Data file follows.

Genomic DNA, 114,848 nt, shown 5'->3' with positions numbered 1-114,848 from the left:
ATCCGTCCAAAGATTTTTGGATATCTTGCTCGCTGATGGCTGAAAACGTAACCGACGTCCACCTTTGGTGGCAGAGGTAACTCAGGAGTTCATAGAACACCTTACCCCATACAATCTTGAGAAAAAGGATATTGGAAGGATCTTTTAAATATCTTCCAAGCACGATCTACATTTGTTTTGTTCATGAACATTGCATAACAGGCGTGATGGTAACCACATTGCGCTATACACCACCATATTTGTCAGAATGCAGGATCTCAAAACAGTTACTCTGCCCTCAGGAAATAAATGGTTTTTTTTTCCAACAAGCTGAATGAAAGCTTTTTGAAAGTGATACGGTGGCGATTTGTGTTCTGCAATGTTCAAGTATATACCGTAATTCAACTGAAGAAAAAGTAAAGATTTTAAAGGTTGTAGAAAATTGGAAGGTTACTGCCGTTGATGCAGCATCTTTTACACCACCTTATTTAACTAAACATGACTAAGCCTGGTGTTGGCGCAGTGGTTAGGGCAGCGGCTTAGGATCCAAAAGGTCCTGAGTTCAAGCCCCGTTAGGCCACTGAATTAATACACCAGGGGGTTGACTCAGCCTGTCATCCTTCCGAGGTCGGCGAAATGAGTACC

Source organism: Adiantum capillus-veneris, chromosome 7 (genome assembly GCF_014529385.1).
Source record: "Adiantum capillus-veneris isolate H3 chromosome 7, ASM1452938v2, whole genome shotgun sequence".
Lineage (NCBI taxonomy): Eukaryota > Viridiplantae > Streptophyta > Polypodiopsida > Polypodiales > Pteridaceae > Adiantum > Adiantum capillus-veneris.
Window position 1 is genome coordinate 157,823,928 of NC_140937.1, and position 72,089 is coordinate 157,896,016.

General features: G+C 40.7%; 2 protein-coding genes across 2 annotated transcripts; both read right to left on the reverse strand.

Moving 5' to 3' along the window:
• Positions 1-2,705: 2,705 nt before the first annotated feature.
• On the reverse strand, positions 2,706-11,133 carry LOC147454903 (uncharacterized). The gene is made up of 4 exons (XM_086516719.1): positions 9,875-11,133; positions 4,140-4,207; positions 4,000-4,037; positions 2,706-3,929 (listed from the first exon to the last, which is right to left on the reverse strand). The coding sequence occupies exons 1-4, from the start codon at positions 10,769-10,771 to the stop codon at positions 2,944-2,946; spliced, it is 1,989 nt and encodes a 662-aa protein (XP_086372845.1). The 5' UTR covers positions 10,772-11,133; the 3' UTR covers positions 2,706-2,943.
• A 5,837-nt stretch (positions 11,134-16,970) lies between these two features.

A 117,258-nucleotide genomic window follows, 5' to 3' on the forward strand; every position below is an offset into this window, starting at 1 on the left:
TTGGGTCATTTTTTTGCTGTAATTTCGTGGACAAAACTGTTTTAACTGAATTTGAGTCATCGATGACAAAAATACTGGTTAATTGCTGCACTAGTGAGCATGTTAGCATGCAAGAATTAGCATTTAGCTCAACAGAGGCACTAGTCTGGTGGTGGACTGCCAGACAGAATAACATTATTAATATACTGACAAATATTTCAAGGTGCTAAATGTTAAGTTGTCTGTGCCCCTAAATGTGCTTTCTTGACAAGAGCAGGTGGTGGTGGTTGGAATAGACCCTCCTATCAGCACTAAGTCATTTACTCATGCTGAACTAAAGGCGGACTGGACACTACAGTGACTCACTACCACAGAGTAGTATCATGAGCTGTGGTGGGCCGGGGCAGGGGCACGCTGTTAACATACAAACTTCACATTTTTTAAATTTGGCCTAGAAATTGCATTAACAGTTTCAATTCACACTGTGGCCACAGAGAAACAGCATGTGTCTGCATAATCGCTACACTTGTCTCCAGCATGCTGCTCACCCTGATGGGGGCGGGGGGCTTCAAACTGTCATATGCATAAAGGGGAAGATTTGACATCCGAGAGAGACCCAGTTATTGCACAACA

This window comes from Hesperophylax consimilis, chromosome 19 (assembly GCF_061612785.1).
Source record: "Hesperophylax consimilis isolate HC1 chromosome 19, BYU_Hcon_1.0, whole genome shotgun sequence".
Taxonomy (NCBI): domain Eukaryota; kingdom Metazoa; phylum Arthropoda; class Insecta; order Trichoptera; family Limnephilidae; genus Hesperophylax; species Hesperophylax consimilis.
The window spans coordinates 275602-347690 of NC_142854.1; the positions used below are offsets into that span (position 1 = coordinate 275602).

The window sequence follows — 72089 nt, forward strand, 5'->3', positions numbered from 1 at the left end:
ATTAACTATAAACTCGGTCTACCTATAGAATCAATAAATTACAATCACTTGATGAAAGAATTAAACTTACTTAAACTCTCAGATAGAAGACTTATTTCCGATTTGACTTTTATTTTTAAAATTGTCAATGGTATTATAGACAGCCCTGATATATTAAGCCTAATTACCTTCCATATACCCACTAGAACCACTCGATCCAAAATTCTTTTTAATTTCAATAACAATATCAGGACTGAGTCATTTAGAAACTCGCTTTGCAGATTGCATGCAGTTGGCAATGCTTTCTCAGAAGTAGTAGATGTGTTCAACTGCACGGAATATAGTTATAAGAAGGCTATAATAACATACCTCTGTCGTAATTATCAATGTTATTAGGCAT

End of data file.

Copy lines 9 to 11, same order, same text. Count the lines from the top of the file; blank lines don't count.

• Positions 1-2,705: 2,705 nt before the first annotated feature.
• On the reverse strand, positions 2,706-11,133 carry LOC147454903 (uncharacterized). The gene is made up of 4 exons (XM_086516719.1): positions 9,875-11,133; positions 4,140-4,207; positions 4,000-4,037; positions 2,706-3,929 (listed from the first exon to the last, which is right to left on the reverse strand). The coding sequence occupies exons 1-4, from the start codon at positions 10,769-10,771 to the stop codon at positions 2,944-2,946; spliced, it is 1,989 nt and encodes a 662-aa protein (XP_086372845.1). The 5' UTR covers positions 10,772-11,133; the 3' UTR covers positions 2,706-2,943.
• A 5,837-nt stretch (positions 11,134-16,970) lies between these two features.